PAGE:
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Working from home has truly established itself

The digital gap in German companies

How digitalized is Germany really? The D21 Initiative’s Digital Index comes to a clear conclusion: definitely more digitalized in 2020 than in 2019, and that is due to the pandemic. A surprising finding is that the digital gap has now mainly opened up between senior management and the employees. And not necessarily in the way you might expect.

Our working lives now have a new rhythm, and the pandemic is setting the tempo. Whenever there were signs of another wave of coronavirus last year, or even this year, it was reflected in the Google trends for the phrase ‘working from home’. In the first week of March 2020, searches for this phrase shot up, before falling back to normal over the summer at virtually the same time as incidence levels dropped, only to shoot up again in the autumn and especially in January of this year.

 

For more than a third of respondents, this was the first time

The findings of the D21 Initiative’s Digital Index are another sign that working from home has become the norm, rather than the exception. Last year, 59 percent of office workers in Germany worked from home at least part of the time, a considerable rise of 29 percent on 2019, with 34 percent of respondents working remotely for the first time. And 38 percent stated that they are more likely to turn their living room, dining room, study, or balcony into a workplace than they used to be.

 

D21 Study

Senior management want busy offices

So far, the figures may not come as a surprise, but it gets more interesting once you delve into the statistics. They show that managers enjoyed working remotely, and used that option more extensively than employees without management responsibility. 51 percent of managers in the survey stated that they work remotely or from home at least part of the time, while the figure for employees was only 26 percent.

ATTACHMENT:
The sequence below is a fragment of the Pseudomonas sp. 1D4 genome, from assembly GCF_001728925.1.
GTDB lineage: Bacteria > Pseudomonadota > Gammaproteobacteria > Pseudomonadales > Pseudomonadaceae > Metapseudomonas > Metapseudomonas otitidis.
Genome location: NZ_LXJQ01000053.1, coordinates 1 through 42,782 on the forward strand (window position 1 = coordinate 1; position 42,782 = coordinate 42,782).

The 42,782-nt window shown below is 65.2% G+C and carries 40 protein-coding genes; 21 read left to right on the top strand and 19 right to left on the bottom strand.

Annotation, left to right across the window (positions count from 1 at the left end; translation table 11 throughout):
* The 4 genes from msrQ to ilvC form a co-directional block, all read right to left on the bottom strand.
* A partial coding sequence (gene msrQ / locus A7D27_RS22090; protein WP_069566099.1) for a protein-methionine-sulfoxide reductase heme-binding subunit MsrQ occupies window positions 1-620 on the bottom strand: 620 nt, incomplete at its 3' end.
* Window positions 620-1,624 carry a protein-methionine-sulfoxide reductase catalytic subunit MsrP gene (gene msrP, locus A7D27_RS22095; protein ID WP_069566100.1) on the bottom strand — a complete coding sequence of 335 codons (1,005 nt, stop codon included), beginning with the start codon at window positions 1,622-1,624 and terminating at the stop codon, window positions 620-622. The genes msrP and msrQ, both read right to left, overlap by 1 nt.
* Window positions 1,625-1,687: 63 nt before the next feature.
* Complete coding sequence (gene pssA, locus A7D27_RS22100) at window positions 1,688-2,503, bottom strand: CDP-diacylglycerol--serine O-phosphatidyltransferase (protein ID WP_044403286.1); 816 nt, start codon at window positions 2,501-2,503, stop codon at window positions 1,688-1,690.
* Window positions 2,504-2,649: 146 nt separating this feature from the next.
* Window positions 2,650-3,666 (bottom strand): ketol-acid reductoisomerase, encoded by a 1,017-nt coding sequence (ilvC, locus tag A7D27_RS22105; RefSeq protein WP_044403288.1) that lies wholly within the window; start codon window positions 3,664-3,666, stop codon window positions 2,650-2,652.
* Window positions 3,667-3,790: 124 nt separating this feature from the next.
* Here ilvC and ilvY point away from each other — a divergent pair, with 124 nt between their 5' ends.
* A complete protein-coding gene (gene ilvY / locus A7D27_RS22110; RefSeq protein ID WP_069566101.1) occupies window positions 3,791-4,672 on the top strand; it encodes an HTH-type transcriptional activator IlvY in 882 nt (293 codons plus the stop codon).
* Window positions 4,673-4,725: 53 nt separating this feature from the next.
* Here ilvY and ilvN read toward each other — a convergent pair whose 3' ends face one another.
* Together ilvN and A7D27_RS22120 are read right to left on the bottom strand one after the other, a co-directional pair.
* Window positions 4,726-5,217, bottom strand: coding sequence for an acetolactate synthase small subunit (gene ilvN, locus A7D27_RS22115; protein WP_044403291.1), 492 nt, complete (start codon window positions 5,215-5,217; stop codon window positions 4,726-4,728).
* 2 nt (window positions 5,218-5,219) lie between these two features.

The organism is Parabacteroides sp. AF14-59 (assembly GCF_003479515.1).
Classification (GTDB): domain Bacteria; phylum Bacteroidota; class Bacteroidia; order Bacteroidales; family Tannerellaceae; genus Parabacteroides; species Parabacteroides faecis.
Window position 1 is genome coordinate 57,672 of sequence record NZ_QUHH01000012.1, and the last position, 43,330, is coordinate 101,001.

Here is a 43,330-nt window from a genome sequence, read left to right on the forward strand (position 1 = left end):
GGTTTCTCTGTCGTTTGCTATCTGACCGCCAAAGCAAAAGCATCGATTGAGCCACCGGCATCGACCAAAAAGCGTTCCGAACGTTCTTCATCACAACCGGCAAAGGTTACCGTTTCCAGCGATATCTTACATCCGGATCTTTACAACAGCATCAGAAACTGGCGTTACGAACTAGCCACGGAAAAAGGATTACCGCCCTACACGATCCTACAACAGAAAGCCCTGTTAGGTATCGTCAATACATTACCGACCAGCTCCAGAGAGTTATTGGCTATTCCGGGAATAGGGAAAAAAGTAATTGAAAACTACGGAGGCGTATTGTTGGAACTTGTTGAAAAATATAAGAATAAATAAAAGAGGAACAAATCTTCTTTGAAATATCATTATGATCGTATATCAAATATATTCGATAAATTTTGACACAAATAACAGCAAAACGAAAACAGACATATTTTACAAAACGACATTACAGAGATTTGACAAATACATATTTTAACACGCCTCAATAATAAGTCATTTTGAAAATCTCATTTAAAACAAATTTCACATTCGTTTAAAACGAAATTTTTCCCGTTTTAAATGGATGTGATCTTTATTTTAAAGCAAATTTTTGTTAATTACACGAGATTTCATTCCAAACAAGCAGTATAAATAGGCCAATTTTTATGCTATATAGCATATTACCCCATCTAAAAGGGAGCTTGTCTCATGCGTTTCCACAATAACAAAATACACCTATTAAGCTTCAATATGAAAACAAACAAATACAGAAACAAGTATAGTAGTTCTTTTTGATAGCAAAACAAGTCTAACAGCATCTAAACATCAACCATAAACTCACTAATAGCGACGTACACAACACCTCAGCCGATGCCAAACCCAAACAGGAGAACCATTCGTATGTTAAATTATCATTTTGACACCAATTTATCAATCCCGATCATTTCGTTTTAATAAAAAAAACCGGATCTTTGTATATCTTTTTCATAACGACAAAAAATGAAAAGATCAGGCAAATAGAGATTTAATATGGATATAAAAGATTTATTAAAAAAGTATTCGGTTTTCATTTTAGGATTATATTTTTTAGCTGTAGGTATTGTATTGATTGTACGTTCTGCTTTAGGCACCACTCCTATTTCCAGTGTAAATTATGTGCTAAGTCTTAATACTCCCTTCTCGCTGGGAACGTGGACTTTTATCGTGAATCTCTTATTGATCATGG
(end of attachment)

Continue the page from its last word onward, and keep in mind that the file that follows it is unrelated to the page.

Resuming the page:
Now things get more interesting: only 25 percent of managers surveyed want their employees to continue working from home once the pandemic has subsided and there are no more epidemiological reasons to stay at home, while 75 percent want to see their offices busy again. This shows how the digital gap runs through German companies: on the one hand, there are the managers, who consider mobile working and access to a digital workplace part of being a manager, but who do not want to fully grant this to their employees. On the other, there are the employees, the majority of whom would like to continue working at home at least some of the time in the future.

 

59 %

of employees with office jobs worked at least partially from home in 2020

51 %

of employees would also like to be able to spend at least half of their working time from a mobile work in the future

75 %

of managers do NOT want their employees to work from home in the future

A healthy balance

The Digital Index also provides details about the right balance between working from home and at the office: 23 percent of respondents want to spend around half of their working hours at home, while 28 percent would opt for less than half their working hours. Senior management’s presumed fear of wandering around deserted offices in the future seems to be unfounded, as only 6 percent of office workers in Germany want to work from home (almost) all of the time. This shows that employees in German companies have a keen sense of when being in the office actually benefits productivity, and when it is mere presenteeism.

 

Good training makes the most of the system landscape

The right technical equipment contributes a lot to productivity, particularly when working from home, and German companies must be brave enough to invest in it. 49 percent of respondents said their employer provides them with a laptop, 33 percent can also use collaboration tools provided by their employers, and the same percentage have VPN access. These last two areas, in particular, have seen the highest growth. Overall, three-quarters of employees in the digital workplace feel well supported by their company. Almost two-thirds also consider their employers to be a sure-footed guide through the increasingly complex technological landscape of software and hardware, and they feel well equipped by the training courses on offer. 

Digitalization means a better quality of life for almost two-thirds of the office workers surveyed, who stated that they were able to better balance their professional and working lives. This may well be the most valuable conclusion from the Digital Index in the long term.

 

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